EDITOR’S NOTE: This is the ninth article in a year-long series, commemorating the history of the Conservative Resurgence of the Southern Baptist Convention (SBC) in honor of its 40th anniversary. To read previous articles, visit www.mbcpathway.com/ConservativeResurgence.
COLUMBIA – In 1973, Larry Lewis – then serving with the Baptist Convention of Pennsylvania – bussed college students from around the state to a Bible conference, where they heard from Morris Ashcraft, then a professor at the Midwestern Baptist Theological Seminary in Kansas City.
There, Lewis for the first time realized that the Southern Baptist Convention had radically drifted in its theology. As it turned out, roughly a year later, he would learn about a strategy for bringing about a theological course-correction in the denomination.
After graduating from Southwestern Baptist Theological Seminary in 1960, Lewis suspected no widespread problems in the SBC – despite having heard of the controversies surrounding Ralph Elliott’s Genesis commentary and, 10 years later, the Broadman Genesis commentary.
“Basically, I thought anything with the name Southern Baptist would be as pure as an angel,” Lewis, who currently serves as Director of Missions for the Mid-Missouri Baptist Association, told The Pathway. But then he heard Ashcraft’s presentation to Baptist students. For one thing, according to Lewis, Ashcraft admitted to students that he didn’t believe in a personal devil. Students pushed back against this claim, asking how Ashcraft could explain Jesus’ temptations in Matthew 4, if he didn’t believe in a personal devil. (In 1958, Ashcraft was fired alongside other alleged liberals from the Southern Baptist Theological Seminary, and after serving at Midwestern Seminary for 22 years, became dean of theology at Southeastern Baptist Theological Seminary from 1981-1988.)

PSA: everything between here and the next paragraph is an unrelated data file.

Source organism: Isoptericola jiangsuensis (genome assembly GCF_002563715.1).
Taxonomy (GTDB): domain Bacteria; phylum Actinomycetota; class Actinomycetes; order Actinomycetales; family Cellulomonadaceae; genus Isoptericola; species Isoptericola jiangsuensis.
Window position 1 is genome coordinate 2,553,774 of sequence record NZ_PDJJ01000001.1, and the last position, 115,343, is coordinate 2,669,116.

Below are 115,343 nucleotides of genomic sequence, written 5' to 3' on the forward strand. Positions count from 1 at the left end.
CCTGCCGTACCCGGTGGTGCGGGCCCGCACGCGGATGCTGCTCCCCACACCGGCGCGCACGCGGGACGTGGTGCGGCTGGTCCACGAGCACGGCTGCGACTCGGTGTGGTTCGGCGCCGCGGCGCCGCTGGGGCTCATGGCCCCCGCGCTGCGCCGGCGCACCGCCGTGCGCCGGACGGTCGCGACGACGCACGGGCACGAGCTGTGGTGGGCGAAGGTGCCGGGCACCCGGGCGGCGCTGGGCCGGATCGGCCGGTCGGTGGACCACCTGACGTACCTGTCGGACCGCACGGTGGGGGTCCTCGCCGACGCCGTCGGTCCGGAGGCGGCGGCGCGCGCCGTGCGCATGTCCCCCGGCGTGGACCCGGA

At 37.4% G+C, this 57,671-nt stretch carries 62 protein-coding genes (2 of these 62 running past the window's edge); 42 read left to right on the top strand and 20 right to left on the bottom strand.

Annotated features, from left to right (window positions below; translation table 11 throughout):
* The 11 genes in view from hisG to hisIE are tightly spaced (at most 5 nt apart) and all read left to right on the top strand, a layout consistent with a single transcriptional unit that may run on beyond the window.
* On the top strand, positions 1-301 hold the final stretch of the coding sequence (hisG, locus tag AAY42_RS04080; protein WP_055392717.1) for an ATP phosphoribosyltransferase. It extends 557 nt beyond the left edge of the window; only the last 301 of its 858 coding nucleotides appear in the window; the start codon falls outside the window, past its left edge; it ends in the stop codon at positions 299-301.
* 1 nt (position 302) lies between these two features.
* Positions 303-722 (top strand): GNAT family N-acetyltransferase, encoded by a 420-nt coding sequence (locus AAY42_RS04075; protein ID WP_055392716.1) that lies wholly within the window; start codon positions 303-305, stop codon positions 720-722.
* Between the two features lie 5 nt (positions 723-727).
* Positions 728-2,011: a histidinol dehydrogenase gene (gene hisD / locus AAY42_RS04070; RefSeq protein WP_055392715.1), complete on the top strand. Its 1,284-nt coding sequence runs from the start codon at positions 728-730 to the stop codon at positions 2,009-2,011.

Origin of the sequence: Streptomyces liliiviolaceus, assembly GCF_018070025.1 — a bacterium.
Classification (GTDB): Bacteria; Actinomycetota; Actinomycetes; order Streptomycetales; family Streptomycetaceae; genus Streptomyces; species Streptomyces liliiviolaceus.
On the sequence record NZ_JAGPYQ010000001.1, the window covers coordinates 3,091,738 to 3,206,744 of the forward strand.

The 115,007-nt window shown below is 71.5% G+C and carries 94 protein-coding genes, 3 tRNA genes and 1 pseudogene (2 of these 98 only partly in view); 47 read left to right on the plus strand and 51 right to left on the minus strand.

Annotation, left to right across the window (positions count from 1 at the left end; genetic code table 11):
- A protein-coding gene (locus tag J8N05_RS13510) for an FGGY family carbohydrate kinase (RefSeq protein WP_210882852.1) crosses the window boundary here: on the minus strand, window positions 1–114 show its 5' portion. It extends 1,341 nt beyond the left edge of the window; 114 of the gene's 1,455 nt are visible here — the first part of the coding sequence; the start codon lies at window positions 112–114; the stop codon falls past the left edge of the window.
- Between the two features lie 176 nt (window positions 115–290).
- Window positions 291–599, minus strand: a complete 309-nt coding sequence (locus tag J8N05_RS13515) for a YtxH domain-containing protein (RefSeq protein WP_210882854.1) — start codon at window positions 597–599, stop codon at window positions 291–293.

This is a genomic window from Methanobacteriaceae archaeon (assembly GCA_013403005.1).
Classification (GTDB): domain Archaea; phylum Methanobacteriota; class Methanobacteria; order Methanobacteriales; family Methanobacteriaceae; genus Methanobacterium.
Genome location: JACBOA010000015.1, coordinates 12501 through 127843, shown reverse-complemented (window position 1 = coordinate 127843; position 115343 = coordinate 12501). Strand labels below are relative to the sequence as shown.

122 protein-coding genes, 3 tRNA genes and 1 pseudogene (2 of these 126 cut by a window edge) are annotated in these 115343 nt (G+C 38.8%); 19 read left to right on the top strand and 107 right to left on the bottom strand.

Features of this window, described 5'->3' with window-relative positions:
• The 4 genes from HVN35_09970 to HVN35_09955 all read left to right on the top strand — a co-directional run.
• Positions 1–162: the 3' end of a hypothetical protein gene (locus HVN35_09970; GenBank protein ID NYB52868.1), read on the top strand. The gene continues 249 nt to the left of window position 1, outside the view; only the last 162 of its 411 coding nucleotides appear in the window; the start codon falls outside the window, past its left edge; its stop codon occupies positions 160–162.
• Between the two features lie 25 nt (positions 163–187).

“Well,” Lewis remembered him saying, “you know, the Bible is a good revelation. Sure, it’s trustworthy. But it’s not a perfect revelation.”